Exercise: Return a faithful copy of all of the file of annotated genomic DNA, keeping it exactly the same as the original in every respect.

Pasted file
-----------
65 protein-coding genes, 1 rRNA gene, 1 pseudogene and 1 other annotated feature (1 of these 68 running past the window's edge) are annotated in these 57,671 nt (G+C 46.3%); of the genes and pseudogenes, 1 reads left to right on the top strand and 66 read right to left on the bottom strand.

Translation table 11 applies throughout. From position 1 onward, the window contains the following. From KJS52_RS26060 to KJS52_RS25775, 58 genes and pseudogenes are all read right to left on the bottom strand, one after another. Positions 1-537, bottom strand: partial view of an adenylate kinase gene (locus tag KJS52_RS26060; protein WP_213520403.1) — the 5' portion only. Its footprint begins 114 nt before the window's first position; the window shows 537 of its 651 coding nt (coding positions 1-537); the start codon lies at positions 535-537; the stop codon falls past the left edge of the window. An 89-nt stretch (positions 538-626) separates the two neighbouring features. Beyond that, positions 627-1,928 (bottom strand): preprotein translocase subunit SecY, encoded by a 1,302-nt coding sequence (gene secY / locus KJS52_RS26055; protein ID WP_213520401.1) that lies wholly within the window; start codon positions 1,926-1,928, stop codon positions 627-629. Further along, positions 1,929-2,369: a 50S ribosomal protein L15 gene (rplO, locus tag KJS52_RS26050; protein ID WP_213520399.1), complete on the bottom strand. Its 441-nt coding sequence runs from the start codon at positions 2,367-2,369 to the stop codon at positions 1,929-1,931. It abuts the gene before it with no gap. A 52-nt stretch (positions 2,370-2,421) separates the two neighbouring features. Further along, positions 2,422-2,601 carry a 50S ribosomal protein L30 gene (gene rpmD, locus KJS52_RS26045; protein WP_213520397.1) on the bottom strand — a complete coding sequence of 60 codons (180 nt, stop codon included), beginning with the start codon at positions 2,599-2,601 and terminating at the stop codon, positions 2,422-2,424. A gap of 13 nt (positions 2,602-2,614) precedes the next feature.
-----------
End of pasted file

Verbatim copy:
65 protein-coding genes, 1 rRNA gene, 1 pseudogene and 1 other annotated feature (1 of these 68 running past the window's edge) are annotated in these 57,671 nt (G+C 46.3%); of the genes and pseudogenes, 1 reads left to right on the top strand and 66 read right to left on the bottom strand.

Translation table 11 applies throughout. From position 1 onward, the window contains the following. From KJS52_RS26060 to KJS52_RS25775, 58 genes and pseudogenes are all read right to left on the bottom strand, one after another. Positions 1-537, bottom strand: partial view of an adenylate kinase gene (locus tag KJS52_RS26060; protein WP_213520403.1) — the 5' portion only. Its footprint begins 114 nt before the window's first position; the window shows 537 of its 651 coding nt (coding positions 1-537); the start codon lies at positions 535-537; the stop codon falls past the left edge of the window. An 89-nt stretch (positions 538-626) separates the two neighbouring features. Beyond that, positions 627-1,928 (bottom strand): preprotein translocase subunit SecY, encoded by a 1,302-nt coding sequence (gene secY / locus KJS52_RS26055; protein ID WP_213520401.1) that lies wholly within the window; start codon positions 1,926-1,928, stop codon positions 627-629. Further along, positions 1,929-2,369: a 50S ribosomal protein L15 gene (rplO, locus tag KJS52_RS26050; protein ID WP_213520399.1), complete on the bottom strand. Its 441-nt coding sequence runs from the start codon at positions 2,367-2,369 to the stop codon at positions 1,929-1,931. It abuts the gene before it with no gap. A 52-nt stretch (positions 2,370-2,421) separates the two neighbouring features. Further along, positions 2,422-2,601 carry a 50S ribosomal protein L30 gene (gene rpmD, locus KJS52_RS26045; protein WP_213520397.1) on the bottom strand — a complete coding sequence of 60 codons (180 nt, stop codon included), beginning with the start codon at positions 2,599-2,601 and terminating at the stop codon, positions 2,422-2,424. A gap of 13 nt (positions 2,602-2,614) precedes the next feature.